Ultrasound companies say ‘no change’ to contrast agent policy


The American Institute of Ultrasound in Medicine (AIUM), the American Society of Echocardiography (ASE) and the International Contrast Ultrasound Society (ICUS) have issued statements in response to the FDA following a warning issued by the ‘agency after 11 reported cases of anaphylaxis and two deaths in patients, apparently as a reaction to polyethylene glycol, an ingredient in Definity and Lumason.

The companies wrote that such reactions are “extremely” rare and that the 13 cases identified by the FDA were derived from historical data representing millions of doses of ultrasound contrast agents administered over more than a decade.

They also highlighted the clinical benefits of using contrast agents. These include helping detect heart disease, classifying the risk of heart attack or stroke, identifying abdominal tumors, and monitoring the effectiveness of cancer therapies in adults and children.

“The FDA alert does not contain any information that would justify changes in the laboratory’s policy for monitoring patients or algorithms for treating hypersensitivity reactions,” the ASE said in its statement. “The use of these agents should continue in situations where they have been shown to have an impact.”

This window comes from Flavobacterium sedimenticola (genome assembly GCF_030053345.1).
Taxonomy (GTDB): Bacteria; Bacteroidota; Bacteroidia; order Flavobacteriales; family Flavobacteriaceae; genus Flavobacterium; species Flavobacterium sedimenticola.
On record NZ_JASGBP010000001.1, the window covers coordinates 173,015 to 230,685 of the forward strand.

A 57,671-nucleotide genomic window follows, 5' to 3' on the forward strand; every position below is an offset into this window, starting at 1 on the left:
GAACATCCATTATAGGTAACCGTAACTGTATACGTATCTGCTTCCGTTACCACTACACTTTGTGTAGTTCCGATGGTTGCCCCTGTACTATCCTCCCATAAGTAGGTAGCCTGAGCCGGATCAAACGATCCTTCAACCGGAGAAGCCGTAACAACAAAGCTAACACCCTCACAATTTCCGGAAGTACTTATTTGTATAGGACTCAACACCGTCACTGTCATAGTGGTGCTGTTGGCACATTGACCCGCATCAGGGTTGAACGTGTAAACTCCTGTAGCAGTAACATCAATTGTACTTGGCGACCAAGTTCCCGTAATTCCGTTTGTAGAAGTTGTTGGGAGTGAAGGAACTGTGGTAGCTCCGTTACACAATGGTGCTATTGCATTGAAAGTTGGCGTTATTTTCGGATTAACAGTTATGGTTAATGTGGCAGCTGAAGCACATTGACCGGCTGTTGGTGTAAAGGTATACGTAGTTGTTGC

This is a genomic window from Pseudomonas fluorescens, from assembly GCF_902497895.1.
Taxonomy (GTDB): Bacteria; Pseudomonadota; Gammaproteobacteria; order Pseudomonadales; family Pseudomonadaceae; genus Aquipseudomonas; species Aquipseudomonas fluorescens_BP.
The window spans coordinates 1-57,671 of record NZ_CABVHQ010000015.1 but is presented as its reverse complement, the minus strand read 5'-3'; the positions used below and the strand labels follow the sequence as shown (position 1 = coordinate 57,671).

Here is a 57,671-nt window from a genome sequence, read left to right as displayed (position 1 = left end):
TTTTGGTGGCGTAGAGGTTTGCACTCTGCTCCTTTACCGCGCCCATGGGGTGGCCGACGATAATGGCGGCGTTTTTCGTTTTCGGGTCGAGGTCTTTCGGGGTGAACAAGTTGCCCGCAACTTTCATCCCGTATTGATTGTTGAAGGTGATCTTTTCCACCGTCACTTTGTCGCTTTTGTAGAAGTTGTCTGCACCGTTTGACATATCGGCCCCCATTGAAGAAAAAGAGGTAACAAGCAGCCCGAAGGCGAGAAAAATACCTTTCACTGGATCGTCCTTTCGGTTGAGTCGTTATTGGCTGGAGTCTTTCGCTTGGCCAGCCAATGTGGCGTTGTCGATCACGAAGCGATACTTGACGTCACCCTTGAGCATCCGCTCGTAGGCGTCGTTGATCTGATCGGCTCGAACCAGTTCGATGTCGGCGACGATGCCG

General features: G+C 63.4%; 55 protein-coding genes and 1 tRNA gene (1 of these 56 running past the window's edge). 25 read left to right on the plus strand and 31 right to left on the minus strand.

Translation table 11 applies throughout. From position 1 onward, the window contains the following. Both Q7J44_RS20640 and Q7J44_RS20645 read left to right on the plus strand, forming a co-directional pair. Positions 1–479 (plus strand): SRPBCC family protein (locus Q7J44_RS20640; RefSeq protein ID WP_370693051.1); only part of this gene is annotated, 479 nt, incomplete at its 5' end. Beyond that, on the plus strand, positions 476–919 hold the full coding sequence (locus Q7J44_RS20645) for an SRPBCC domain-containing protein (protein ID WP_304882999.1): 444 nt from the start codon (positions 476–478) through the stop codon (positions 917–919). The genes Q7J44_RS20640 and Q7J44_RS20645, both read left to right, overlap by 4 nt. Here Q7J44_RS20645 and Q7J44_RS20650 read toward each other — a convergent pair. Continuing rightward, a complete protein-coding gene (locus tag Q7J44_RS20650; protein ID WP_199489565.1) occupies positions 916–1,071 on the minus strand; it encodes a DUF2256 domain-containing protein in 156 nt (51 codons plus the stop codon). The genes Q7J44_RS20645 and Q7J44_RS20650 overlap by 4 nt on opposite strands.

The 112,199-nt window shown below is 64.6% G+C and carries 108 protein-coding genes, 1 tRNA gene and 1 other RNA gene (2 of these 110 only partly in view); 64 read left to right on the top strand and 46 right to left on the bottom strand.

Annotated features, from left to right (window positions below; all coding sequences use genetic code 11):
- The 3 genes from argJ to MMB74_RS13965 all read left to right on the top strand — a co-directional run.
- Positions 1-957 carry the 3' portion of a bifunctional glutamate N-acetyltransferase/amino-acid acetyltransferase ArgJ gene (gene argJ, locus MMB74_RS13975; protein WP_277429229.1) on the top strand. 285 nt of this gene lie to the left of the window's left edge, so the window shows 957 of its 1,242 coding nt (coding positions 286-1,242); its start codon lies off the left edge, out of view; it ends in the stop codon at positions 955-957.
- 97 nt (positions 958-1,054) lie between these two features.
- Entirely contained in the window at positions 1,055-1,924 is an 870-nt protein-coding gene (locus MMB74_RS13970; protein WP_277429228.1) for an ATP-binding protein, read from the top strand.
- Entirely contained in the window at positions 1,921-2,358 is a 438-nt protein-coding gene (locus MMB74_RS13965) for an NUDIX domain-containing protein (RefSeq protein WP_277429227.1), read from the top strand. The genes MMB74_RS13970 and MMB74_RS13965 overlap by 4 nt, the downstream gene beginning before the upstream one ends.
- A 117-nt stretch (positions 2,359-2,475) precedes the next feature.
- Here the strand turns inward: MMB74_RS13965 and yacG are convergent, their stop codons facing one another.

Ultrasound contrast agents are radiation-free and improve conventional ultrasound scans, often producing images with a higher resolution than more expensive imaging options such as CT or MRI, which come with their own risks, according to the company. ICUS.

The benefits of contrast enhanced ultrasound (CEUS) include reduced downstream testing, which can in turn reduce overall imaging costs, speed up patient diagnosis and treatment, and improve patient workflows. hospital, according to the AIUM response.

Polyethylene glycol is an inactive ingredient in contrast agents. It can also be found in “thousands” of enteral and parenteral drugs, including drugs commonly used in cardiovascular medicine, according to the ESA response, led by President Dr. Jonathan Lindner.

“It is also a component of the COVID-19 journal’s pre-sealed vaccines based on mRNA technology, and is present in many skin creams, cosmetics and household products,” wrote Lindner and his team. .

The companies also pointed out that there was no apparent confirmation or data in the FDA statement to show whether the 13 suspected reactions to polyethylene glycol were caused by other conditions or exposures.

Lindner and her team said training sonographers, nurses and doctors on hypersensitivity reactions is an established recommendation.

However, the companies also acknowledged that the FDA alert “improved” their understanding of the mechanism of reactions to contrast agents.

“Reactions to polyethylene glycol, although extremely rare, must be considered alongside the obvious benefits of CEUS,” AIUM said in a statement.

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